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Stolen valor? Video of alleged fake soldier sparks outrage

FORT LAUDERDALE, Fla.—To the untrained eye, he might have looked like a decorated war hero.

But it didn’t take long for two Marines to decide there was something off about the uniformed man outside the military funeral, who wore medals as prestigious as the Silver Star. And when they started asking questions, they became even more convinced: The guy was a fraud — a fake soldier.

The July 19 exchange, captured on camera outside a West Palm Beach church and posted online, has now been seen by hundreds of thousands of people. Those who have served in the military have responded with outrage.

“Men gave their lives for our country and our flag,” said Delray Beach retired Marine Frank D’Amato, “and this guy is taking advantage of it.”

The man in the video, who wears a name badge saying “Davis,” has not been identified. The Marines who questioned him are active duty and couldn’t talk about the incident, which is being investigated by the military.

Until recently, it was against the law to pose as a war hero. But in 2012, the U.S. struck down the Stolen Valor Act, calling it an infringement of free speech.

A new version of the act, passed last year, makes false claims about military service or honors illegal if the goal is to get free goods or other benefits.

Guardian of Valor, a private group, works to expose people who falsely claim to have served or earned medals. The man videotaped outside the funeral home in West Palm Beach is among the cases they’ve spotlighted.

“It may be your First Amendment right to lie about service to this country and medals earned,” the site’s mission says. “But it is our First Amendment right to show the world your lies.”

To that end, they post photos and background on confirmed fake war heroes in their “Hall of Shame.” The man from the funeral in West Palm is now featured on the site’s home pagehttp://guardianofvalor.com/.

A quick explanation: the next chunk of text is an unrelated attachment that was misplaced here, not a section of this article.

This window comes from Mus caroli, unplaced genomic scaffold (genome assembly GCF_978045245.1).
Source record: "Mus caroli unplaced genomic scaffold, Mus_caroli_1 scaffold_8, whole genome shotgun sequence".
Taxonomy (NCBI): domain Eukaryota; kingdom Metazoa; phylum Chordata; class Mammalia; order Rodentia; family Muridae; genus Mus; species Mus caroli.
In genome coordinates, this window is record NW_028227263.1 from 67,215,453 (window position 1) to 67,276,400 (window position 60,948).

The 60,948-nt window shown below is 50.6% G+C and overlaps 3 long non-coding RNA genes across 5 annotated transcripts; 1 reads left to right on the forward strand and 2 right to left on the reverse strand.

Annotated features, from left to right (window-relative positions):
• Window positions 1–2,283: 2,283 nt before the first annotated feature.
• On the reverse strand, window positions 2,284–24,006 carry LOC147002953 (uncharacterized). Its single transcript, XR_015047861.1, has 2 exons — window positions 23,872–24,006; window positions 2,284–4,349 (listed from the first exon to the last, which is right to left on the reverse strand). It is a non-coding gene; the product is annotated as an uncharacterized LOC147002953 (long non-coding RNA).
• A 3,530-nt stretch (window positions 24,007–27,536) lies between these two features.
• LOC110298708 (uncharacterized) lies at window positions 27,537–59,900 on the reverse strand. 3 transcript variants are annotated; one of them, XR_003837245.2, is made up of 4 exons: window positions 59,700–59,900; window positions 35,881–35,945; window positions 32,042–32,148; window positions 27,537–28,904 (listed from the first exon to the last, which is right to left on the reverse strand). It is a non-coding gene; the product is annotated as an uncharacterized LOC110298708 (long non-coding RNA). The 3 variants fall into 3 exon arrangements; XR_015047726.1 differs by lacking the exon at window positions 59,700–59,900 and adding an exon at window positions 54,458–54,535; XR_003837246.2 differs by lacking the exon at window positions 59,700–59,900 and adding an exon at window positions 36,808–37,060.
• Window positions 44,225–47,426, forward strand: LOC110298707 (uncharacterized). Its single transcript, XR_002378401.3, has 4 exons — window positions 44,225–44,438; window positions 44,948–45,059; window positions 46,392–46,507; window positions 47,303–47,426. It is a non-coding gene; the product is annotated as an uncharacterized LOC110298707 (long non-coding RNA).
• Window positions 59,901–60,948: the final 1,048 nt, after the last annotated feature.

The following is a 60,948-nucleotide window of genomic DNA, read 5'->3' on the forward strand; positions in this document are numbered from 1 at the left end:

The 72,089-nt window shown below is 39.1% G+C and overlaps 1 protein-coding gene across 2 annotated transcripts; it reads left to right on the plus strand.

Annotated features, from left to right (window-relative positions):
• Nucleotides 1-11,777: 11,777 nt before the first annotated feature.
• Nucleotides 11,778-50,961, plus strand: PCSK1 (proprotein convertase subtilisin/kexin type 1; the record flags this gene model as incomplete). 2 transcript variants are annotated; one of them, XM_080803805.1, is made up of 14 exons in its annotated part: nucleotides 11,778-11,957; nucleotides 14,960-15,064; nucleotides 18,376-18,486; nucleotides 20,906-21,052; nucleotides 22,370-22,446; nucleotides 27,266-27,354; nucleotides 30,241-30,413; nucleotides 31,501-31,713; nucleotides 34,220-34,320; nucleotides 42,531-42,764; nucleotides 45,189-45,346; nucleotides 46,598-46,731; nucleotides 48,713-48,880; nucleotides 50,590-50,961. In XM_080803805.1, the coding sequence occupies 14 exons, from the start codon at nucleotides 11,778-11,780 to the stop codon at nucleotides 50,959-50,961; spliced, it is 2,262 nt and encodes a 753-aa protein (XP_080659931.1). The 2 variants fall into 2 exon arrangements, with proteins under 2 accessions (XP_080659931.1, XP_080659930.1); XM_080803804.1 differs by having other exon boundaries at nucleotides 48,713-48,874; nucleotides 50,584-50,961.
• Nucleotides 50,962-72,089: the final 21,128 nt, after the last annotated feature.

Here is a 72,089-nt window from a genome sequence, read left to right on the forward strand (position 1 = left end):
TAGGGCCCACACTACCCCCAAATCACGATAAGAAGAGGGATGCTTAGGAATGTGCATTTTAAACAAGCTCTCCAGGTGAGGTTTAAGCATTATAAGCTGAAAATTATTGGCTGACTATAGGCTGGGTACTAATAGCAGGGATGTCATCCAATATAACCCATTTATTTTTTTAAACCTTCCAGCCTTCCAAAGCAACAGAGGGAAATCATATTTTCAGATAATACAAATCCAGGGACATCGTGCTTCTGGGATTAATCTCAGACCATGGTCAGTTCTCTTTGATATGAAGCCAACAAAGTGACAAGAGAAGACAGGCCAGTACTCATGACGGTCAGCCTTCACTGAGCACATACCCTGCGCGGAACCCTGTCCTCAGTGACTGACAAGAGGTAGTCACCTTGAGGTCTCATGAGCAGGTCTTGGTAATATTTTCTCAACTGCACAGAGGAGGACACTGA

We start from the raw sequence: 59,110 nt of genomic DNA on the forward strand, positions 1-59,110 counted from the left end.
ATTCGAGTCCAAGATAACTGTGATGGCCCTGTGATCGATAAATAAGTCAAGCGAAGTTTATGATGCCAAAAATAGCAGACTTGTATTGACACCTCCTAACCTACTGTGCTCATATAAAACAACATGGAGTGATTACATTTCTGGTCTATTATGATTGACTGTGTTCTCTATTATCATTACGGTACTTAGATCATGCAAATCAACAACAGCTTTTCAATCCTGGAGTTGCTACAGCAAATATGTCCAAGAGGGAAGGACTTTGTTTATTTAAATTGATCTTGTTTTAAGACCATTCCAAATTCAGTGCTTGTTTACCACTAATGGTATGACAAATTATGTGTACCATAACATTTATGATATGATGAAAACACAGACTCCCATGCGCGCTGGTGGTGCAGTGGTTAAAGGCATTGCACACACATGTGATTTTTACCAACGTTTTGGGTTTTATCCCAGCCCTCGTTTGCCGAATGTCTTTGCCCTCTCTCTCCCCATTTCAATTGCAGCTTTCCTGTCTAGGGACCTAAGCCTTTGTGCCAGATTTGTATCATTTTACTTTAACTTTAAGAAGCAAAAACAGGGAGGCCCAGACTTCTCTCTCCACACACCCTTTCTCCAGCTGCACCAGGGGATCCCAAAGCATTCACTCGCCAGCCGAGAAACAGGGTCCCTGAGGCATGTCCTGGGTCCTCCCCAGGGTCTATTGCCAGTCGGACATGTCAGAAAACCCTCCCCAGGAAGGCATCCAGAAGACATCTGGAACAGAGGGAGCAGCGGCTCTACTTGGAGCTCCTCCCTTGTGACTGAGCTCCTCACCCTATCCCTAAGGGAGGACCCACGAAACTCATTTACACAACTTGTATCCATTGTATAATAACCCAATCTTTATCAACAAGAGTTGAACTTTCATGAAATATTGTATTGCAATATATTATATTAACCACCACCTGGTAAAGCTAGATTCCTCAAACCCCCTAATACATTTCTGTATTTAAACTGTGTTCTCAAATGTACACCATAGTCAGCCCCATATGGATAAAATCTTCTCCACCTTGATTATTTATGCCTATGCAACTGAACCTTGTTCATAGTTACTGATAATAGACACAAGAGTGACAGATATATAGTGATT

Anthony Anderson, a South Carolina Army veteran who owns the Guardian of Valor site, said many people who dress up like service members want the accolades routinely given to those who serve for real. Some also angle for free meals or other perks, he said.

Anderson also said most of the uniform discrepancies that give away a phony are recognizable only to people with a military background.

“That’s the problem,” he said. “A civilian wouldn’t know the difference.”

In the local case on July 19, members of the family of the man who had died said they had also seen the uniformed man at the wake. One relative who served in the military noticed the man’s disorganized medals and decided not to say anything, family members said.

But when the funeral ended, two Marines there to carry out the military aspects of the funeral weren’t going to let it slide. In the parking lot of Mount Calvary Missionary Baptist Church, they approached the man to ask about his chest full of misplaced medals.

As the camera rolled, he claimed to be an Army sergeant major with previous deployments to Iraq and Afghanistan.

It wasn’t adding up for the Marines. They pointed out he was wearing ribbons and medals together on his dress uniform and had the awards out of order — both violations of military dress code.

The man also had a gold tooth, another violation of uniform regulations, according to a military handbook. Some parts of his uniform didn’t match with other parts. He also wore a sergeant major rank on his beret, where typically only commissioned officers wear rank insignia.

After he bungled a question about the Army uniform regulation, the Marines told the man he was committing an act of stolen valor. He never backed down from his claims. In the end, he just got in his car and drove away.

“To claim that you earned that when you haven’t sacrificed blood, sweat and tears,” Anderson said, “is a slap in the face to those that have earned it.”

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Staff researcher Barbara Hijek contributed to this story

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